- Advertisement -spot_imgspot_imgspot_img
6.9 C
Bradford
Monday, April 22, 2024

Inside the long-term project to revitalise the Peak District and Pennines

We were given a tour of the hills above Holmfirth to see the work being done by Moors for the Future

A mammoth project to restore the Peak District’s “globally significant” landscape is well underway, and we headed to Hade Edge to see the progress being made by Moors for the Future.

Moors for the Future (MFTF) is a not-for-profit partnership working since 2003 to revive the Peak District and part of the Pennine moorland, which became the most degraded upland landscape in Europe due to 200 years of heavy pollution resulting from the industrial revolution, among other factors.

Left to right: Christopher Dean, Cllr Charles Greaves, Cllr Andy Nash, Tony Price Image: LDRS

On a chilly Wednesday lunchtime, we met with two managers at the partnership – Christopher Dean and Tony Price – along with two councillors and members of the National Park Authority – Cllr Charles Greaves (Kirklees) and Cllr Andy Nash (Derbyshire Dales) – for a tour of the site near Snailsden Reservoir on the hills above Holmfirth.

Restoration of blanket bogs is central to the work of the MFTF. These bogs are essential habitats for wildlife, absorb carbon, and act as a natural flood management system.

However, the bogs have become heavily damaged over many years, leaving peat exposed and sites vulnerable to wildfires and unable to support natural biodiversity. There were 400 serious wildfires in the Peak District alone between the 1970s and early ’00s.

Coal fumes from industry seriously damaged the sphagnum moss in the area, with much of it being wiped out. The subsequent rarity of this moss signifies the start of the problem, as it is key to protecting peat and allowing blanket bogs to be self-sustainable.

In addition, the exposure to pollutants has left peat more acidic than lemon juice. This means that almost no plants would germinate in the soil and work needed to be undertaken to reduce the acidity.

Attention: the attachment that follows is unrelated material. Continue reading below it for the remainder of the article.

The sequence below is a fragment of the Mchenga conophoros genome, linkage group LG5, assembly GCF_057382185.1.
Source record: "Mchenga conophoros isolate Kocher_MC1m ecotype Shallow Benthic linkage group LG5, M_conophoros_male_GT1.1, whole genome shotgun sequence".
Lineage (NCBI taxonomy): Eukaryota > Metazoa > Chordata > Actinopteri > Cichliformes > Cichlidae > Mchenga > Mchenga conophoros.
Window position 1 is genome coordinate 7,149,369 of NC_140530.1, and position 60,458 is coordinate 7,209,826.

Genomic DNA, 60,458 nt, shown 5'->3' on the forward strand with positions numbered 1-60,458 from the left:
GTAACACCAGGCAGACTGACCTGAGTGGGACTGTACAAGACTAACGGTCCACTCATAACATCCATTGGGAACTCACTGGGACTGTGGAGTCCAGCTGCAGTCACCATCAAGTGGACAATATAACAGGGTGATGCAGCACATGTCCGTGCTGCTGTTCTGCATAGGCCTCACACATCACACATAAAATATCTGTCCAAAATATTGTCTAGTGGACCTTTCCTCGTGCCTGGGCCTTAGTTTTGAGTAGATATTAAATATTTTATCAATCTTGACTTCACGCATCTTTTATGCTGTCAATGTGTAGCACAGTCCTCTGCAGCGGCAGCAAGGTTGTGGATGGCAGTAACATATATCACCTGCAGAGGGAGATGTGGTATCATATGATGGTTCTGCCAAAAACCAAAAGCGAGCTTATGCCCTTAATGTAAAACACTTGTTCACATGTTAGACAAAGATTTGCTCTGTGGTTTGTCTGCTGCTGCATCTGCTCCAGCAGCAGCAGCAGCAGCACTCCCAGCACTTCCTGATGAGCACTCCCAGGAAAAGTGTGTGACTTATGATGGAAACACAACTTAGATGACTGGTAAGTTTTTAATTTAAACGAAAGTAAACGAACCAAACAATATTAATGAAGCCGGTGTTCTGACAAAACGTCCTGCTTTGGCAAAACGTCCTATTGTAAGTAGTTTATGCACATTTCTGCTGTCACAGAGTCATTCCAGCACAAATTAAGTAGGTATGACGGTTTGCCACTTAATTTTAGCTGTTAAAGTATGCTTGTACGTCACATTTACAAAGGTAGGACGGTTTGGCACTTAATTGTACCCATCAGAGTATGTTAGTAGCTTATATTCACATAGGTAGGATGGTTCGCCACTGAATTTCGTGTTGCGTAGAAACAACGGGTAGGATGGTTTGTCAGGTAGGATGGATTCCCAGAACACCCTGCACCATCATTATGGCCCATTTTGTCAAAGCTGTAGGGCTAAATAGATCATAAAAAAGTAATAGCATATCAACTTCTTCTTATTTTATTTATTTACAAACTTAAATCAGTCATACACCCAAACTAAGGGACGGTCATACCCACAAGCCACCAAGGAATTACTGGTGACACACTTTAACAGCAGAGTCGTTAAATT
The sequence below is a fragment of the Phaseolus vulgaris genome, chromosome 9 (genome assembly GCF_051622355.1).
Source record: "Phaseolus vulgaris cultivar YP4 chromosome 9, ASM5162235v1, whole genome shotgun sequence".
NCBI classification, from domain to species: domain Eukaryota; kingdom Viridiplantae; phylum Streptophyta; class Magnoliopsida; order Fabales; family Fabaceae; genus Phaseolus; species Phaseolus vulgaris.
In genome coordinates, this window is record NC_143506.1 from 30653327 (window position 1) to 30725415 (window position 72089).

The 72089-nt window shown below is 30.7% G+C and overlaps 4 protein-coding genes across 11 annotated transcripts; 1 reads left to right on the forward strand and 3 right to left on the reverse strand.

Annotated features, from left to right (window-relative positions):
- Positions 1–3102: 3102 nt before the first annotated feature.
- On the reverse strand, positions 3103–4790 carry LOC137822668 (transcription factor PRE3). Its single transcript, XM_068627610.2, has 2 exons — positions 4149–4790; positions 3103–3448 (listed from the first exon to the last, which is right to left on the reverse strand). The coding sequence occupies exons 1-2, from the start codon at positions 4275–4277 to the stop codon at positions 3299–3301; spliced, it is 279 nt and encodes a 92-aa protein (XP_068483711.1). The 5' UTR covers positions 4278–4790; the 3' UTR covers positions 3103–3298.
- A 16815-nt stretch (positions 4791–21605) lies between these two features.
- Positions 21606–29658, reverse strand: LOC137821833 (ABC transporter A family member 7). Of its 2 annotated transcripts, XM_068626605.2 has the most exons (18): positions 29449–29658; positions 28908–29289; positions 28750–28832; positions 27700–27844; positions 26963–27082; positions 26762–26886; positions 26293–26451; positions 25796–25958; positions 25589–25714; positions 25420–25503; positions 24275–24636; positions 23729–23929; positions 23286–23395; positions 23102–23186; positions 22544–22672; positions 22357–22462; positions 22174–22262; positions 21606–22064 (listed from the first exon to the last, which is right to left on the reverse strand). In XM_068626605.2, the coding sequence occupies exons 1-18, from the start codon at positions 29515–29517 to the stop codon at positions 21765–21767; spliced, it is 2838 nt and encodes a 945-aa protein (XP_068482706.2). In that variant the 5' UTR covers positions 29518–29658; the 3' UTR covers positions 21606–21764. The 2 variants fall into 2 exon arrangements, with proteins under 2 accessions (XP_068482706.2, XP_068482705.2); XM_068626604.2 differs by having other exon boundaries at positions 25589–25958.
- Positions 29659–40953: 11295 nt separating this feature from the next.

The Clean Air Bill removed coal fumes from the air, meaning that MFTF has been able to reintroduce sphagnum moss and native plants. However, MFTF’s work is not over yet as the soil is considered to be contaminated and the area remains prone to wildfire.

MFTF has already transformed over 45 square kilometres of land, with visible results – Black Hill, the highest point in West Yorkshire, located near Holmfirth, is now revegetated, having once been a bleak and barren sight.

The partnership works in the Peak District, which stretches from West Yorkshire all the way down to Derbyshire, as well as the South and West Pennine moors in Lancashire and Calderdale.

When asked for the one thing each attendee thought the public should know about the project, Christopher Dean, Partnership Manager for MFTF Partnership, said: “I think the most important thing that the surrounding public need to understand about their upland environment is that it gives them such a huge amount that people are probably at the moment not entirely aware of.

“If you live anywhere here, then your drinking water comes from more or less outside your door somewhere, so the value of it to your everyday lives is huge and people are probably not as aware of that as they should be.”

Cllr Charles Greaves (Independent, Holme Valley North), Peak District National Park Authority Member said: “Restoring the Moors is so important to our area because of the outcomes it delivers – it is 10 for the price of one and I only wish that they could do more, sooner. It is a globally significant environment and it is our best opportunity to contribute towards the natural environment, and to undo the centuries of damage that industry has caused.

A view of the Moors Image: LDRS

“Restoring the Moors helps to retain the massive amounts of carbon that is stored there, as well as to draw in more carbon in the future. But it also supports wildlife and farming, it improves water quality and by rewetting the Moors it helps to store water to reduce flooding and fire risk, and it also reduces the risk of drought too.

“It visually improves the land, it makes it a nicer environment for people to visit and it acts as a physical example of what land management can achieve, at a fraction of the cost of civil engineering projects.

“Moorland restoration really is important work – whilst it may seem low key, it plays a vital part in changing our environment for the better.”

Tony Price, Business Development Manager for MFTF Partnership, said: “I think the most important takeaway for the public from this is that they need to realise that sat on their doorstep is an iconic landscape that is seven times rarer than rainforest and that in itself if a healthy blanket bog can go a long way to reducing the effects of climate change as we go forwards into the future.”

Cllr Andy Nash, District Councillor for Derbyshire Dales: “It’s easy to visit the peak park and look at the moors and think how wonderful they are, but in truth, they actually did a lot of work to keep them going. And if we don’t appreciate them and put the work into it, we’re going to have a carbon problem and water problem for the future.”

To learn more about the partnership and how you can get involved, visit: https://www.moorsforthefuture.org.uk/

- Advertisement -spot_img

Latest News